After Friday’s rocky start and somewhat better ending — including a mutual decision with Ryan’s psychiatrist to leave him completely off medication for now — we headed into the weekend with an open mind. Our plans included a family friend’s bar mitzvah and a Devils game on Saturday — an aggressive social calendar for us.
Ryan was open-minded about the bar mitzvah. He knows the honoree, and was excited that the event would have a sports theme. Still, we weren’t quite sure what to expect. We made the educated decision to split up. Riley and Veronica attended the morning ceremony, while Ryan and I waited at home, with plans to attend the reception all together. Really, it was the only choice. Asking Ryan to sit still and quiet through a lengthy ceremony, conducted largely in Hebrew, was a recipe for disaster.
Ryan offered no protest as I warned him about the approaching time to get dressed. Not until the time actually arrived, that is. He squirmed and complained as I helped him with his tie. He asked how long the reception would last and was not happy with my answer of “several hours.” He pre-emptively complained of boredom and stated that we would leave long before the end.
Arguing with him in that moment, I was pretty sure he was right.
But a funny thing happened on the way to a meltdown. Ryan surprised us all by not only lasting the entire time, but by enjoying himself. He availed himself of chicken fingers and fries in the separate “cocktail” room for kids. As soon as they opened the main reception room and the DJ started spinning tunes, he got on the dance floor and never left.
He did line dances. He did the Harlem Shake. He did the Wobble. He put on silly hats and sunglasses. If anything, he was over-enthusiastic. During the meal service, as soft music played, Ryan danced. Alone.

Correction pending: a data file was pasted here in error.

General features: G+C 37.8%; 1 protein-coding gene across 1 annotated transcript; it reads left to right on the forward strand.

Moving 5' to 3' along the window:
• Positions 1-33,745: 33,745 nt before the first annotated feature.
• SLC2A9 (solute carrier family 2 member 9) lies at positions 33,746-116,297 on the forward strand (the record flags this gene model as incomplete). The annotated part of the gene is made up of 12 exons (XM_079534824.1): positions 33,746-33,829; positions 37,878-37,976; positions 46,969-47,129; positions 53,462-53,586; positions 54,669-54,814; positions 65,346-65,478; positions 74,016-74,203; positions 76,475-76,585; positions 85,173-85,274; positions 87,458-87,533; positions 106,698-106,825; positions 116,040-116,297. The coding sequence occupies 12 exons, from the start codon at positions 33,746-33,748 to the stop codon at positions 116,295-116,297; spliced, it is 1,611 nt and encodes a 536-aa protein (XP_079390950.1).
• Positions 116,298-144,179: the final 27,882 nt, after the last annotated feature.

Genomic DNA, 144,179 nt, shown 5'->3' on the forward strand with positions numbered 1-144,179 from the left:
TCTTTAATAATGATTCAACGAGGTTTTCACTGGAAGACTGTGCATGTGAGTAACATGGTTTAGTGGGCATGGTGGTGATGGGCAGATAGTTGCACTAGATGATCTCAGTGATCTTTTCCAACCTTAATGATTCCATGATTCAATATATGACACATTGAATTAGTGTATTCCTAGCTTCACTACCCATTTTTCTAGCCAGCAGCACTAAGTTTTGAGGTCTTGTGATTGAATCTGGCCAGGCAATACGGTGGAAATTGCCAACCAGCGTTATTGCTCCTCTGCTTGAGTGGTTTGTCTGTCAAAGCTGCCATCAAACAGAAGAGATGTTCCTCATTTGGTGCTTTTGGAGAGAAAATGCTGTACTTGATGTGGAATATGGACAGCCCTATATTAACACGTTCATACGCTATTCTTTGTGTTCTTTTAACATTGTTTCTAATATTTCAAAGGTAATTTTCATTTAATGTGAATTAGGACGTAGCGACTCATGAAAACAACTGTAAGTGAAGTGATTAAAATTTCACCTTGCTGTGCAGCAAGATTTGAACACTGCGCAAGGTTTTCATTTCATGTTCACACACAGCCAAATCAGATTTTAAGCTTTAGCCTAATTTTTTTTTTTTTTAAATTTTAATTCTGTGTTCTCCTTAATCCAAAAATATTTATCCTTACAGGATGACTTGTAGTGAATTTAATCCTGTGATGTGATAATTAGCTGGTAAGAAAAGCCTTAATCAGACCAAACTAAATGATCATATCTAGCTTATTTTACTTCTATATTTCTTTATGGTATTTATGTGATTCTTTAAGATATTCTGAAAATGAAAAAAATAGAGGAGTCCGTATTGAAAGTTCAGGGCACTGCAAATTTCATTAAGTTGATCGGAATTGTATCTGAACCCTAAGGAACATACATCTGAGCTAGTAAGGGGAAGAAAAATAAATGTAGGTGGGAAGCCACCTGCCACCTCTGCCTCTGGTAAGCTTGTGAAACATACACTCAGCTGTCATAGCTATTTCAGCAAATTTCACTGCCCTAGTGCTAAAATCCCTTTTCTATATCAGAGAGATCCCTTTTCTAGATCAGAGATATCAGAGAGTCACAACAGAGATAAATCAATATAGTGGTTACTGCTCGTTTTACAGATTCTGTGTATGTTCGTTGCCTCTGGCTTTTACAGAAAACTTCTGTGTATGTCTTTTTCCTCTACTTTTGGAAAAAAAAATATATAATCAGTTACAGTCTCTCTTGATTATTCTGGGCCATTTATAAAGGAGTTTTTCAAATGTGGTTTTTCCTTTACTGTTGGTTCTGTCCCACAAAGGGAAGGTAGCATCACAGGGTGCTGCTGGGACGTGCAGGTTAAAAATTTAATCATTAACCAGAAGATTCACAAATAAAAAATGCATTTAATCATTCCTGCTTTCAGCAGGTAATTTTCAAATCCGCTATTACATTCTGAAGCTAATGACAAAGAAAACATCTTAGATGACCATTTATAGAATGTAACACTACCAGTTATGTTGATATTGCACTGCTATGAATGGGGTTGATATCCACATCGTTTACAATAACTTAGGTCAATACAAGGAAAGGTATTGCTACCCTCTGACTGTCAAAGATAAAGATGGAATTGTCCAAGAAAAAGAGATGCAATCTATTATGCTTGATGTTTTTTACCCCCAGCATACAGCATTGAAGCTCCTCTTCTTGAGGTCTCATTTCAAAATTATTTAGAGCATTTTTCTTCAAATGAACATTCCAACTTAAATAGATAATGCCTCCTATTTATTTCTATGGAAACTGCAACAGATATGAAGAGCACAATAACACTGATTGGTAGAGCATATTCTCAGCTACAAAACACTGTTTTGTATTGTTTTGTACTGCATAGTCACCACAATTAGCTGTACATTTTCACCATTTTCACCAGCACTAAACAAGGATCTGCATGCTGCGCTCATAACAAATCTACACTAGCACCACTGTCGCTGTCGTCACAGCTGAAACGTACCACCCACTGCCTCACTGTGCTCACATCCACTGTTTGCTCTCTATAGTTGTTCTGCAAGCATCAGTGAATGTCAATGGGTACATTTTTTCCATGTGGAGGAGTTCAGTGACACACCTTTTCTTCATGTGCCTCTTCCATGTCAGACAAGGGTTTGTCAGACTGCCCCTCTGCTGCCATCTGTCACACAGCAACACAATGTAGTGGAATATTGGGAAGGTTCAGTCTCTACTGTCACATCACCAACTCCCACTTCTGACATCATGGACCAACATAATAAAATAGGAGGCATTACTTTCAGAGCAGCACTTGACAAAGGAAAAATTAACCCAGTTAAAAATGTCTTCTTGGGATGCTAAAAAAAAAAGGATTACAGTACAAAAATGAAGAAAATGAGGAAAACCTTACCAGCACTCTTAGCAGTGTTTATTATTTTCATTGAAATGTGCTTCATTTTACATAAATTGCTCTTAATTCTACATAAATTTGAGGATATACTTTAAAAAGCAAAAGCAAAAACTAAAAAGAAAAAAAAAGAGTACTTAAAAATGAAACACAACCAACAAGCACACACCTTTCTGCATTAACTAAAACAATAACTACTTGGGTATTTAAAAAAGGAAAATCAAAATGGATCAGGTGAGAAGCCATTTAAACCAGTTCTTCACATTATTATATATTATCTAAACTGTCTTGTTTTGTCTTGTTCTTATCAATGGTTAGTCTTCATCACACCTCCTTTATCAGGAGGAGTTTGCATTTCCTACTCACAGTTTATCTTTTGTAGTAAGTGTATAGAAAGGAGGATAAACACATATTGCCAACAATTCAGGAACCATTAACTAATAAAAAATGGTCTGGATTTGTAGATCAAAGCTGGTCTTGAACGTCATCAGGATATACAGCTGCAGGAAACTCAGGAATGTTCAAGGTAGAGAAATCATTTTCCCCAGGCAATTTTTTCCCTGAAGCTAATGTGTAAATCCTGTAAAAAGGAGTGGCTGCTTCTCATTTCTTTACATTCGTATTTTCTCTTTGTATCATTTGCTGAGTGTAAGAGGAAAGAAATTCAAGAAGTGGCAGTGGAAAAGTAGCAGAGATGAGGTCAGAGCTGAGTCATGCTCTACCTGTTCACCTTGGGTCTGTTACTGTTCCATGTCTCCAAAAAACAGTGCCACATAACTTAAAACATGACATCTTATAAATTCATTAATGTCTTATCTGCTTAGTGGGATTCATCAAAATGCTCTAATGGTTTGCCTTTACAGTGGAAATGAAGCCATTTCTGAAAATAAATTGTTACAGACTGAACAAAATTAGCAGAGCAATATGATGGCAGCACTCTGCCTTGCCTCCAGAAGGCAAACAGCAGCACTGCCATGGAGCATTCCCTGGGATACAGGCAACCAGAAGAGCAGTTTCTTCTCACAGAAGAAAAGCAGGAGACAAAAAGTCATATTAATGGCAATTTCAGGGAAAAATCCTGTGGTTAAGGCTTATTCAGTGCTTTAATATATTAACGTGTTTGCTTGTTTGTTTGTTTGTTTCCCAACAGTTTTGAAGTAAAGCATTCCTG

Veronica and I exchanged looks. Many times. A few years ago, there’s no question what we would have done — pulled him off the floor. Maybe it was the setting — family friends but not a lot of other people that we knew. Maybe it was that our perspective has evolved. Whatever the reason, we let him be. We looked around. Nobody was making fun of him, at least not in any way that we could see. He wasn’t disturbing anyone’s dinner. He was clearly enjoying himself.
So we left him. To do otherwise would have been to serve us, not him, and we try not to do that anymore.
If Riley was dying of embarrassment, she kept it to herself. I prefer to think she was too busy with her friends to notice.
It wasn’t easy, and we fought the urge to sit him down every few minutes. Our perspective on such things is still evolving.
Our reward for letting Ryan be Ryan came in several forms. He still asked when we were going to leave, but getting him to stay almost four!!! hours was a relative breeze. Just seeing him “in the mix”with his peers, with a huge smile on his face, was worth the proverbial price of admission. But the best moment came when the DJ called on the kids to grab their parents for the next dance. Ryan came running over to our table. “MOM!” he called while dragging Veronica onto the floor. I’m pretty sure Riley will need years of therapy to overcome her humiliation as a result of me seeking her out — at least that’s what the look on her face suggested.
Our son loves to dance. Who knew? For a child who dismisses instantly the idea of a school dance as “stupid,” this is a revelation. If he’s not quite buying the argument that what he experienced is actually quite similar to a school dance, and that he might actually enjoy attending one, well at least he’s not dismissing it out of hand, either.
Pleasant surprises really are the best, aren’t they?
One thought on “Dancing Man”
The types of the moments we live for with any of our kids — preparing for the situation, certain it will be a fight, planning our approach and arguments to *possibly* skirt the meltdown and then…no resistance whatsoever. For our kids to layer their enjoyment on top of that? Ecstasy.